One of my partner’s associates recently brought her new miniature Schnauzer puppy into the office. The pup was tiny, not much more than two handfuls as I held him, a silky white with light gray highlights. As I enjoyed the puppy smell and cuddling, I was reminded of an old four-legged friend of my own.
Later that day, as I looked for some document in a folder on the computer, I came across some messages from that old friend. It was 2003 when I first took my new puppy – Gus – to the office to show off. He was a furry ball of Golden Retriever, light blond with no hint that he would grow to become a handsome 90-pounder with a flowing tail plume that faded to white. As Gus grew, I soon determined that therapy dog work would be a good job for him since he was calm in most situations and trusted my directions. In 2006, he received his Certified Therapy Dog credentials that allowed him to accompany me for the next decade to disability walk events, libraries for visits with autistic children, nursing homes and hospitals to give children and adult patients some moments of joy with his tricks and big, soft, furry body. (See his picture on our Upcoming Events article in our monthly newsletter.)
Gus was a smart dog. I had forgotten how smart until I found some of his work in my computer. Yes, he liked to use my computer – kind of like those cats you see typing away on those viral YouTube cat videos. Except they aren’t really typing words. Gus liked to chronicle his life events. Like the following risqué musing about Cocoa, a beautiful chocolate Labradoodle owned by Al and Jacqueline Gordy, owners of Barksdale Labradoodles in Magee. Gus must have had a thing for Cocoa:
My Designer Dog Fantasy – by Gus Courtney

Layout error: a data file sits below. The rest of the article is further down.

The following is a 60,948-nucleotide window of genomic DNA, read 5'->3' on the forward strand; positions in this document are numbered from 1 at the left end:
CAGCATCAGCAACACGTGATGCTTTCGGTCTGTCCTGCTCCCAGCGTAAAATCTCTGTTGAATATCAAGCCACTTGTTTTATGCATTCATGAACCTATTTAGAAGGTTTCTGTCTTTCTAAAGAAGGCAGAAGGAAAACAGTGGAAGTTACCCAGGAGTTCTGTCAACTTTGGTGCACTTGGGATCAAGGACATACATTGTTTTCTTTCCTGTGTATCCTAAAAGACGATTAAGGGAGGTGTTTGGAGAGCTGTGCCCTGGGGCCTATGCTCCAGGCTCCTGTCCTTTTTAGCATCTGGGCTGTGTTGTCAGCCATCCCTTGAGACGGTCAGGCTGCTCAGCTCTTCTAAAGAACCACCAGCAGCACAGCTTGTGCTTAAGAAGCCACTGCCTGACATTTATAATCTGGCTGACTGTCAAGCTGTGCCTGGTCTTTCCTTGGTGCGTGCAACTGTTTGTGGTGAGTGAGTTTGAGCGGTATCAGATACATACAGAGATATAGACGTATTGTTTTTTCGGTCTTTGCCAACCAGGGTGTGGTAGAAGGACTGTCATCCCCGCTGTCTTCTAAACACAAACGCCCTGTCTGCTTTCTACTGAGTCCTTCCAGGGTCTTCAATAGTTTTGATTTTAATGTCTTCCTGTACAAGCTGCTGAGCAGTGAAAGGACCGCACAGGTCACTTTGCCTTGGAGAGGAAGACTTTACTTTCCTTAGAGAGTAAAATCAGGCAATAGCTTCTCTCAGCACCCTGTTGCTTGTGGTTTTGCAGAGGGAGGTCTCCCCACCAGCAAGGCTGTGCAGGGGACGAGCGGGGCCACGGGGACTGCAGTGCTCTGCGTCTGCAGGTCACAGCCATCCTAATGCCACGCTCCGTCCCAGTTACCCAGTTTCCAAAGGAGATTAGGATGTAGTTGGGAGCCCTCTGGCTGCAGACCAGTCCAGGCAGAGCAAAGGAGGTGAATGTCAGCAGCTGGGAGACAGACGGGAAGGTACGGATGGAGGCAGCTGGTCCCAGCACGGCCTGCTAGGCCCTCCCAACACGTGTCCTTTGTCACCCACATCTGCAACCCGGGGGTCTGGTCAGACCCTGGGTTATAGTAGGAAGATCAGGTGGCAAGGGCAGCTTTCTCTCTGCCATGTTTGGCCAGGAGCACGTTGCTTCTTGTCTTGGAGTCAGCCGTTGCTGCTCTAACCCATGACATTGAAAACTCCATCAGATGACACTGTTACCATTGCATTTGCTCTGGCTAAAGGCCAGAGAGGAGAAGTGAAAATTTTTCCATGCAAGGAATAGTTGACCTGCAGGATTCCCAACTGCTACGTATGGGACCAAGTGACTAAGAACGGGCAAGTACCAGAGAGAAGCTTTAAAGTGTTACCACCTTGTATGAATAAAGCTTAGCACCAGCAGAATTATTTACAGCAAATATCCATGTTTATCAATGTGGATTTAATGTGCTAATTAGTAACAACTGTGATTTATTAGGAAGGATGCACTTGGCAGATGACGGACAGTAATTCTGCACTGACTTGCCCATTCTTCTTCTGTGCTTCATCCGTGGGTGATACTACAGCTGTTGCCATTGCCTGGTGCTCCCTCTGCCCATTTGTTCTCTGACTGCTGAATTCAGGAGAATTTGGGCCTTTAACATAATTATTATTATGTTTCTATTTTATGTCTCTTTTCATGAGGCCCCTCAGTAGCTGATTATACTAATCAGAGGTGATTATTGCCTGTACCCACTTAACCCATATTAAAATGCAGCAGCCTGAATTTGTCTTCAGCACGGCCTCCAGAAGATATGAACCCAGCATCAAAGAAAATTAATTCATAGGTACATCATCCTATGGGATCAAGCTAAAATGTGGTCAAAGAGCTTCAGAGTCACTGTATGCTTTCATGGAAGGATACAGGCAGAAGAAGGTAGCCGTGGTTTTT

Just one night with Miss Cocoa (and if I wasn’t neutered!) . . .
I’d make Al and Jacqueline believers.
They think they have pretty dogs now, but just wait
‘Til they see Goldenoodle Labtrievers!
Gus went through Therapy Dog certification training under the direction of Suzanne Vening, a great trainer of therapy dogs. Other canines in her Southern Charm School for Dogs class included Smooch and Tino, as noted here:
Little Boys Peep – by Gus Courtney
Me, Smooch and Tino once were so green, oh
We couldn’t “stand”, “leave it” or “wait.”
But along came Suzanne with a masterful plan,
And now everybody acts great!!!
Suzanne was creative in her training techniques. One of her biggest (cruelest?) tests of the dogs’ ability to leave temptations alone while working was to put an open can of cat food – aka a dog’s fantasy treat – in the middle of the training room floor and require us to parade the dogs up to it with a loose leash and have them sit. Well, Gus used a little creativity in describing that routine:
Hooray for Southern Charm and Miss Suzanne,
Who knows the ragings of the savage beast —
And tames temptation with a can of Roast Turkey Feast.
Yes, Gus was a smart dog. And my best friend. And I am proud to say that, as you will note here, even when he didn’t use spell-check he communicated so much better than those phony cats on those videos.
Why I Like Mye Teechur, Mis Suzzannnn
by Gus Cortnyy
Its amazing tu think I will b grajuating soon. I have reely injoyed all my klasses, speshully Theruppy Grajuet Skule. It haz maid me feeel reel gud about mysself and I hav also develuppt moar respekt for my owners (well, maybe nott qwite as much az thay thinkk – hahahahahaha). I dont need so much treets tu doo my stuff anymoor. And I lik makin the peeples in the fusilitees feeel gud, too! Ms Suzzannn, you ar a GGGRRRAAAAATTT TTTEEECHUUURRRR!!!!!!!!!!!